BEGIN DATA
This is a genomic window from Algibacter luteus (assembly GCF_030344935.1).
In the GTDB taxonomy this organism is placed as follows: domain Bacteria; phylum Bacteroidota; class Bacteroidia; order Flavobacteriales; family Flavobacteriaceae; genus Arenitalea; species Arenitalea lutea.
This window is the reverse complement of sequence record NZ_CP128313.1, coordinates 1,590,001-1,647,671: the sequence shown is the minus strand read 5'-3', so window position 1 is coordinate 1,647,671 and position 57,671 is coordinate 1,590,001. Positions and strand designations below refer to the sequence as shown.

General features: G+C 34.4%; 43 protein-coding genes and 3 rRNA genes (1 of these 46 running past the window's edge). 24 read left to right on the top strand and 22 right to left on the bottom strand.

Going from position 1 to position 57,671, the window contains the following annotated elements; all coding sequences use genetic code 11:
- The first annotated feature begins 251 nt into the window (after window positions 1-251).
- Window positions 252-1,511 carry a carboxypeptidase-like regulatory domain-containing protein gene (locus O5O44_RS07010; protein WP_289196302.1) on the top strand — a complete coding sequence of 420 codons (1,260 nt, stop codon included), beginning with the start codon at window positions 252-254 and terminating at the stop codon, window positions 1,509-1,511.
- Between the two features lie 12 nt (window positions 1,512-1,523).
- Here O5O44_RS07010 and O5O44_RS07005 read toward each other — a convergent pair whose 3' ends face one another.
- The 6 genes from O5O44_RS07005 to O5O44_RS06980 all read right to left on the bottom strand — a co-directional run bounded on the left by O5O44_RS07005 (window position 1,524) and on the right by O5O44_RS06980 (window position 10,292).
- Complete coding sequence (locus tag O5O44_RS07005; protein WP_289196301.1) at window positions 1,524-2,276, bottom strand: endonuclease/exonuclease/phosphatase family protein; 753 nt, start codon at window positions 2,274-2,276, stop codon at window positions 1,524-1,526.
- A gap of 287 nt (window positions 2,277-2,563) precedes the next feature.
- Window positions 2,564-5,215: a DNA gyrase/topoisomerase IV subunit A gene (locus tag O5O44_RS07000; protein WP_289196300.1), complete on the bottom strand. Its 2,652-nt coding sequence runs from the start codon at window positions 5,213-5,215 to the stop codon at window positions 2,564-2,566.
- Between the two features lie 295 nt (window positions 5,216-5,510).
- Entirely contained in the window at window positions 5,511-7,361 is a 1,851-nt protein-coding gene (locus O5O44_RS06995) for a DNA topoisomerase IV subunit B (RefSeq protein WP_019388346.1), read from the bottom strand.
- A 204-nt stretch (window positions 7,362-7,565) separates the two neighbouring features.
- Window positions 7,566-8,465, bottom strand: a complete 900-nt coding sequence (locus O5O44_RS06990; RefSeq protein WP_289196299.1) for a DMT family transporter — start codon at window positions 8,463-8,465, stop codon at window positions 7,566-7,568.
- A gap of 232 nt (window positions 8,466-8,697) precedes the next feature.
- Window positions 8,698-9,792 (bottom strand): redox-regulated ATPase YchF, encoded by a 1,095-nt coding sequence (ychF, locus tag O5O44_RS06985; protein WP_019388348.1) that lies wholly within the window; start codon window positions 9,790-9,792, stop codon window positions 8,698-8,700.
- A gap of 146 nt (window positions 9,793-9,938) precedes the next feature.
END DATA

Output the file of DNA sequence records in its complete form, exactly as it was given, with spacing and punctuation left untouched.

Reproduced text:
This is a genomic window from Algibacter luteus (assembly GCF_030344935.1).
In the GTDB taxonomy this organism is placed as follows: domain Bacteria; phylum Bacteroidota; class Bacteroidia; order Flavobacteriales; family Flavobacteriaceae; genus Arenitalea; species Arenitalea lutea.
This window is the reverse complement of sequence record NZ_CP128313.1, coordinates 1,590,001-1,647,671: the sequence shown is the minus strand read 5'-3', so window position 1 is coordinate 1,647,671 and position 57,671 is coordinate 1,590,001. Positions and strand designations below refer to the sequence as shown.

General features: G+C 34.4%; 43 protein-coding genes and 3 rRNA genes (1 of these 46 running past the window's edge). 24 read left to right on the top strand and 22 right to left on the bottom strand.

Going from position 1 to position 57,671, the window contains the following annotated elements; all coding sequences use genetic code 11:
- The first annotated feature begins 251 nt into the window (after window positions 1-251).
- Window positions 252-1,511 carry a carboxypeptidase-like regulatory domain-containing protein gene (locus O5O44_RS07010; protein WP_289196302.1) on the top strand — a complete coding sequence of 420 codons (1,260 nt, stop codon included), beginning with the start codon at window positions 252-254 and terminating at the stop codon, window positions 1,509-1,511.
- Between the two features lie 12 nt (window positions 1,512-1,523).
- Here O5O44_RS07010 and O5O44_RS07005 read toward each other — a convergent pair whose 3' ends face one another.
- The 6 genes from O5O44_RS07005 to O5O44_RS06980 all read right to left on the bottom strand — a co-directional run bounded on the left by O5O44_RS07005 (window position 1,524) and on the right by O5O44_RS06980 (window position 10,292).
- Complete coding sequence (locus tag O5O44_RS07005; protein WP_289196301.1) at window positions 1,524-2,276, bottom strand: endonuclease/exonuclease/phosphatase family protein; 753 nt, start codon at window positions 2,274-2,276, stop codon at window positions 1,524-1,526.
- A gap of 287 nt (window positions 2,277-2,563) precedes the next feature.
- Window positions 2,564-5,215: a DNA gyrase/topoisomerase IV subunit A gene (locus tag O5O44_RS07000; protein WP_289196300.1), complete on the bottom strand. Its 2,652-nt coding sequence runs from the start codon at window positions 5,213-5,215 to the stop codon at window positions 2,564-2,566.
- Between the two features lie 295 nt (window positions 5,216-5,510).
- Entirely contained in the window at window positions 5,511-7,361 is a 1,851-nt protein-coding gene (locus O5O44_RS06995) for a DNA topoisomerase IV subunit B (RefSeq protein WP_019388346.1), read from the bottom strand.
- A 204-nt stretch (window positions 7,362-7,565) separates the two neighbouring features.
- Window positions 7,566-8,465, bottom strand: a complete 900-nt coding sequence (locus O5O44_RS06990; RefSeq protein WP_289196299.1) for a DMT family transporter — start codon at window positions 8,463-8,465, stop codon at window positions 7,566-7,568.
- A gap of 232 nt (window positions 8,466-8,697) precedes the next feature.
- Window positions 8,698-9,792 (bottom strand): redox-regulated ATPase YchF, encoded by a 1,095-nt coding sequence (ychF, locus tag O5O44_RS06985; protein WP_019388348.1) that lies wholly within the window; start codon window positions 9,790-9,792, stop codon window positions 8,698-8,700.
- A gap of 146 nt (window positions 9,793-9,938) precedes the next feature.